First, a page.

Inside electronic commerce

first_imgAs a boy in northern England, David C. Parkes was upwards of 12 when he got his first computer. It was an Acorn Electron, beige and clunky, with 32KB of memory and one sound channel. He used it to program his own adventure games, set in mythical lands where visitors hunt for objects like gold or keys.Parkes has the keys to his own kingdom now, or at least to an office in Maxwell Dworkin, where he is the Gordon McKay Professor of Computer Science at Harvard’s School of Engineering and Applied Sciences.The academic world he inhabits is not a mythical land exactly, but contains mysteries enough for most of us. Parkes specializes in the arcane mathematical regions where economics and computer science intersect. “If you are working on both,” he said of the two disciplines, “the problems become extremely interesting.”Parkes is an expert on combinatorial auctions, the bidding and buying of complex packages of goods that is one of the hidden algorithmic underpinnings of electronic commerce.Combinatorial auctions inform a hybrid branch of economics and computer science that was pioneered in a 1982 paper about landing slots at airports. What a designer is after in such auctions is “optimization” — getting the most efficiency and value from a decision in which possible choices might number in the billions.It’s no accident that Parkes is interested in operations research too, a branch of complex mathematical decision-making that rose out of Allied logistical demands during World War II. All of his Ph.D. students study it, along with economic theory, computer science, and artificial intelligence.Operations research is all about “making operational decisions about how to allocate resources — for example, how an airline decides to fly which plane where and when,” said Parkes.Such complex decision-making challenges a classical idea in economics: that markets are controlled by rational agents. “Humans are not the rational economic actors we like to theorize about,” said Parkes. So his research aims at designing markets that promote simplicity of interaction for market participants.“We’re in the business of how to solve coordination problems and optimization problems that span boundaries,” he said, and there are many self-interested agents.Parkes wants to construct mechanisms that simplify the decision making that agents have to do. That requires an intersection of computer science and economics. “The Internet itself is at once a computational system and an economic system,” said Parkes of the complex algorithms that underlie modern life. “You have to understand both.”Coordinating decision making in the realm of the Internet may prefigure what he calls “a market of minds.” This future ensemble of connected computer systems would be “like an artificial social system,” said Parkes, and provides structure to the idea that intelligence is modular.Then there is what artificial-intelligence futurists call “singularity,” a point in the future when machines acquire general intelligence that is superior to human intelligence. That may be just 30 years away, said Parkes. “There are all these questions that sound like science fiction.”In the meantime, he added, scientists have to begin thinking of the ethical implications of such shifts.Parkes still has the old Acorn Electron in his home office — a reminder perhaps of the happy accidents that he said have made the past two decades a “whirl” — from a state school in his home village of Holmes Chapel, to an engineering science degree at Oxford University, doctoral studies at the University of Pennsylvania, and a post at Harvard since 2001.“I had this very early introduction to computers,” said Parkes, whose father is a physicist and whose mother a one-time dental office radiographer. “But I never thought that it was an academic trajectory.”And yes, there is life outside computer science. Parkes is an avid cook and gardener, and is refurbishing an old Victorian house in Cambridge with his partner, Robert Carr, an artist and architectural enthusiast. “It’s a work in motion,” Parkes said.last_img read more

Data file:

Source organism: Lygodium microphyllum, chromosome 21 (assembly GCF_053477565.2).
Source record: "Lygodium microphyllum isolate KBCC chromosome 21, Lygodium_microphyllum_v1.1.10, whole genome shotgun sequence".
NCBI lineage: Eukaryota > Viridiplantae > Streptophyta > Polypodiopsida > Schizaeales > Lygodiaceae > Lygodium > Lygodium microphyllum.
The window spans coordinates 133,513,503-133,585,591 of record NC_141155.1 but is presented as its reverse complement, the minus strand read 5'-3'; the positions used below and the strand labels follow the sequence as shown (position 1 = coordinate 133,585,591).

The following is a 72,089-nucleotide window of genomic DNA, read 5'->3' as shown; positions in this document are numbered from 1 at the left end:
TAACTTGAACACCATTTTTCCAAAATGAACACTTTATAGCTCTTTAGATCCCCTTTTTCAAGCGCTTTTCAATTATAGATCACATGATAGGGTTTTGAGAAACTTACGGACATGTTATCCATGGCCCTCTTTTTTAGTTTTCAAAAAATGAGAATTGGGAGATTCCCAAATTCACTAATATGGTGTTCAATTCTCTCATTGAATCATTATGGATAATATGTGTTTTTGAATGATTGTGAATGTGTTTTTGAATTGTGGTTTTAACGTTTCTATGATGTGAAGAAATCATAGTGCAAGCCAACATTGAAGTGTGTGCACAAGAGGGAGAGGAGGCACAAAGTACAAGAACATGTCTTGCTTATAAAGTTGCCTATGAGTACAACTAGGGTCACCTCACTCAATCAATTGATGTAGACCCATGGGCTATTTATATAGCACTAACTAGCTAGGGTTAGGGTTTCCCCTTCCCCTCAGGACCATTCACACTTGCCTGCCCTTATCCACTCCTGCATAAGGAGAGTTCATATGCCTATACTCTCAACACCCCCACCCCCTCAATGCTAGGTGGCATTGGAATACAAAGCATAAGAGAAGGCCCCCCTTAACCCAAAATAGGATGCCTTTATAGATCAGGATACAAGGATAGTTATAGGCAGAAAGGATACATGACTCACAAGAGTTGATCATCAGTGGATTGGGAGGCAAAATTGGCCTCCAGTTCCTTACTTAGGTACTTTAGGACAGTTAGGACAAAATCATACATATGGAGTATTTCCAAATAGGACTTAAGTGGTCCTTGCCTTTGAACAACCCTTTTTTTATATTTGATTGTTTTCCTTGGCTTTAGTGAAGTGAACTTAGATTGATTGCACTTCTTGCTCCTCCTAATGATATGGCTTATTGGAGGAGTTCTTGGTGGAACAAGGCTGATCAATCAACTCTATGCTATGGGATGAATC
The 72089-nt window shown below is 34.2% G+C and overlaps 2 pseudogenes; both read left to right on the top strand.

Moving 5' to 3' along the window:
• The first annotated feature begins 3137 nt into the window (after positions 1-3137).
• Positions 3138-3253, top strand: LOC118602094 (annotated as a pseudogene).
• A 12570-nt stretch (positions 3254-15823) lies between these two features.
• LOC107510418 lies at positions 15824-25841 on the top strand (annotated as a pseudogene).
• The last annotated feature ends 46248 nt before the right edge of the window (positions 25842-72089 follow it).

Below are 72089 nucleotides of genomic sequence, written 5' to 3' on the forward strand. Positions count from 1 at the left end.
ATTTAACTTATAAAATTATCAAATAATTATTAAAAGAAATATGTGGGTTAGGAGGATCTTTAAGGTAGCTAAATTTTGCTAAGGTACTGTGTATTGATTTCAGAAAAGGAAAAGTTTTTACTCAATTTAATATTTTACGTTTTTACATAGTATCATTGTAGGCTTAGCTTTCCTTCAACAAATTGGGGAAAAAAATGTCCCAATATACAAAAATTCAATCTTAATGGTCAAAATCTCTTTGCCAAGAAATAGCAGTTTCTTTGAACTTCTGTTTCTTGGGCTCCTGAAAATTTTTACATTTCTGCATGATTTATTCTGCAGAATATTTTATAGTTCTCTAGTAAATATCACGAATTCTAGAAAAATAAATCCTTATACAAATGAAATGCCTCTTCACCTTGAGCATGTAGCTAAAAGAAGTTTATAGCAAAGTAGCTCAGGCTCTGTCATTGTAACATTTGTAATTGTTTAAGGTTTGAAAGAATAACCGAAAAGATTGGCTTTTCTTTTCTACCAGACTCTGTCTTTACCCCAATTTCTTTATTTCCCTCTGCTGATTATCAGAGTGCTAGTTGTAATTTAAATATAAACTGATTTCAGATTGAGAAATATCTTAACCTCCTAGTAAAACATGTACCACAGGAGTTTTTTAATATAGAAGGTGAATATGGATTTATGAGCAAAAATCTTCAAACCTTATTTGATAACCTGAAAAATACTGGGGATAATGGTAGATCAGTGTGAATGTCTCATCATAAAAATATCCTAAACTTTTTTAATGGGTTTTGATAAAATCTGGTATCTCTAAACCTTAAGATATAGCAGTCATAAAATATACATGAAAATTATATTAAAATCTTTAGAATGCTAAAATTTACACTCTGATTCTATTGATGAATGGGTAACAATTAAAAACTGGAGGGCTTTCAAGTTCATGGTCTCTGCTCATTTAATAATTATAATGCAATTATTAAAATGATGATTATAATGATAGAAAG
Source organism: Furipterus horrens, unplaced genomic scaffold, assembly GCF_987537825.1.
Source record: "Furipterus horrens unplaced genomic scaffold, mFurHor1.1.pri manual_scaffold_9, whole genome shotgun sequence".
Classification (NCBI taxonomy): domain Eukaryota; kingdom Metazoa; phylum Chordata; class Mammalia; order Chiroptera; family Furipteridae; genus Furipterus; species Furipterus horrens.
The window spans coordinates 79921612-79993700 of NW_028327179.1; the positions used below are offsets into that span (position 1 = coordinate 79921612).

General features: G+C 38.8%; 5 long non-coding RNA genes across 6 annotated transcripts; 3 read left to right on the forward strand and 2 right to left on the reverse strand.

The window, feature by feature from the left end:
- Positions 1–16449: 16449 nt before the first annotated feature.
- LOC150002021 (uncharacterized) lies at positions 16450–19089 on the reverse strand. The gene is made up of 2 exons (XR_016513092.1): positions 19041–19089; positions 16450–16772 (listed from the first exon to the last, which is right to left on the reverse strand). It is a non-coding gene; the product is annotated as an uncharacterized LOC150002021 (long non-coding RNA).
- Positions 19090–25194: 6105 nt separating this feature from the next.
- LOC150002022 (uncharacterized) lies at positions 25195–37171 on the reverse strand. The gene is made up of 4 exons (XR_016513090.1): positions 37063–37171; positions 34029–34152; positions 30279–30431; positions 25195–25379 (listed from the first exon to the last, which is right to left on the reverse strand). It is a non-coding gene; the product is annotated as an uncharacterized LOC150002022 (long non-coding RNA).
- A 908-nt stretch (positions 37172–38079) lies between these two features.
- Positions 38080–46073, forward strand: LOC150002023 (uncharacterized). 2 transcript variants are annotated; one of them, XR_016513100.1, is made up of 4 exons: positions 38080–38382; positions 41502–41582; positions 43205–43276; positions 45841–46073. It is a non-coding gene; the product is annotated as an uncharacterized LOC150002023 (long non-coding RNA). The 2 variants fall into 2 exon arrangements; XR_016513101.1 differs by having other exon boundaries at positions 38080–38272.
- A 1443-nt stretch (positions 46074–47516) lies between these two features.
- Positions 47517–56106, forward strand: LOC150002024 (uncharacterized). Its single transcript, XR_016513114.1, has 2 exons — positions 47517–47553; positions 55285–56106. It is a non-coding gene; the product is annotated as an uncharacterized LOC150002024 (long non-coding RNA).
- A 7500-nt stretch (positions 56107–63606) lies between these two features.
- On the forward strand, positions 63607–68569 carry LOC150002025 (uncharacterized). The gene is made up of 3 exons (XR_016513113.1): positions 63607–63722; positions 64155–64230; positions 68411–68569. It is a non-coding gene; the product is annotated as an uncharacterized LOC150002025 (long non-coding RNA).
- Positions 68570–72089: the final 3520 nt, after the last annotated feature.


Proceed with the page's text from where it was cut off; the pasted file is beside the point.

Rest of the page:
Pecan research

first_imgThe pecan, a Georgia crop staple, packs a much higher antioxidant punch than its nut-cousin the almond. But what the little-known nut is high in is overshadowed by what it’s low in—research, marketing and consumer data.With a four-year, $1.2 million grant from the U.S. Department of Agriculture, University of Georgia food scientist Ron Pegg and his team now have the funding to transform the pecan’s image from holiday baking ingredient to year-round powerhouse. Their goal is to give consumers more information on the nutrient-packed nut and provide pecan growers with long-term profitability by improving their production efficiency and productivity.UGA will lead grantWith UGA as the lead, the National Institute of Food and Agriculture Specialty Crop Research Initiative grant also involves collaborators from Texas A&M and New Mexico State universities.Pegg’s research on pecans started with peanuts. As a food scientist in the College of Agricultural and Environmental Sciences, his specialty is looking at the nutrients and bioactives—like vitamins, minerals, antioxidants, phytochemicals and blood pressure- and cholesterol-lowering components—that certain foods possess. From 2007 to 2009, Pegg worked with Ron Eitenmiller, an emeritus food science professor at UGA, on a nutritional study that examined the health potentials of new peanut varieties. During that time, they were approached by pecan producer Jon Robison of the Georgia Pecan Growers Association to see if more could be learned about the pecan’s nutritional and health benefits. That led to a meeting with Hilton Segler, who was GPGA president at the time, and Duke Lane Jr. and Buddy Leger of the Georgia Agricultural Commodity Commission for Pecans. Past research led to grant awardFunding from the commission helped Pegg generate the preliminary data on pecan bioactives, which led to the USDA award and four years to work on pecan improvement. “In looking at pecans versus other tree nuts, pecans are the highest in antioxidant activity,” Pegg said. “We’re extending our research looking at antioxidant activity, and we’re finding higher values than those listed in the USDA oxygen radical absorbance capacity database.”Antioxidants may assist the body’s natural defense mechanisms as they keep in check the potentially harmful effects of free radicals, which, according to Pegg, are reactive oxygen and nitrogen species that the body produces from normal metabolism. Free radicals are also encountered in the environment.Pecans may help prevent metabolic syndromeA 2011 clinical study from Loma Linda University found that pecans could help reduce biomarkers associated with cardiovascular disease and possibly metabolic syndrome. Metabolic syndrome is the tendency of several conditions to occur together, including obesity, insulin resistance, diabetes or pre-diabetes, high blood pressure and high levels of fat in the blood. A qualified health claim from the U.S. Food and Drug Administration also says “scientific evidence suggests but does not prove that eating 1.5 ounces per day of most nuts [such as pecans], as part of a diet low in saturated fat and cholesterol may reduce the risk of heart disease,” which equates to between 18 and 20 pecan halves.“Some consumers are very unaware of the nut’s benefit,” Pegg said. “There is a lot that they don’t know about pecans.”What consumers do know is that they like them. Pecan exports to China have skyrocketed since 2004, from 5,455 tons when the nut was first introduced to 40,273 tons (about 80.5 million pounds) in 2009, according to the Texas Pecan Growers Association. Chinese eat pecans in many ways like Americans eat peanuts—street vendors soak them in flavoring solutions, roast them, crack them and sell them by the bagful, Pegg said. And now India is also showing interest in importing the nut.Georgia is no. 1Georgia is the highest pecan-producing state in the U.S., producing 75 million pounds in 2010, an off year of production for this alternate-bearing tree. Texas and New Mexico followed with 70 million pounds and 66 million pounds, respectively.Pecan trees typically have a two-year cycle. They produce more nuts in odd years in Georgia than they do during even years. That, too, is something Pegg hopes his team can change through the project’s horticultural initiatives. A more consistent supply could lead to higher profits and more stable prices.Pegg’s UGA grant collaborators include M. Lenny Wells, a UGA Cooperative Extension horticulture pecan specialist on the UGA Tifton campus. Wells and faculty at Texas A&M and New Mexico State universities will be running horticultural studies and developing outreach materials. Pegg and Philip Greenspan, an associate professor of pharmaceutical and biomedical sciences in the UGA College of Pharmacy, will be conducting pecan analytical and biological studies. John McKissick, an agricultural economist and professor emeritus in the UGA College of Agricultural and Environmental Sciences, and Sharon Kane, a food business development specialist with the UGA Center for Agribusiness and Economic Development, will be examining both the production and marketing economics of pecans. When USDA Assistant Agriculture Secretary Kathleen Merrigan announced Pegg had received the grant, he was in Gdansk, Poland, as an invited guest lecturer at the Gdansk University of Technology. During his two weeks of lectures on functional foods, nutraceuticals and foods for health, he fit in a little pecan promotion.“I mentioned that pecans have the highest antioxidant levels of tree nuts, and one of the students asked me ‘what is a pecan?’” he said. “In Europe, they’re very familiar with hazelnuts and walnuts, but they haven’t heard of pecans.”last_img read more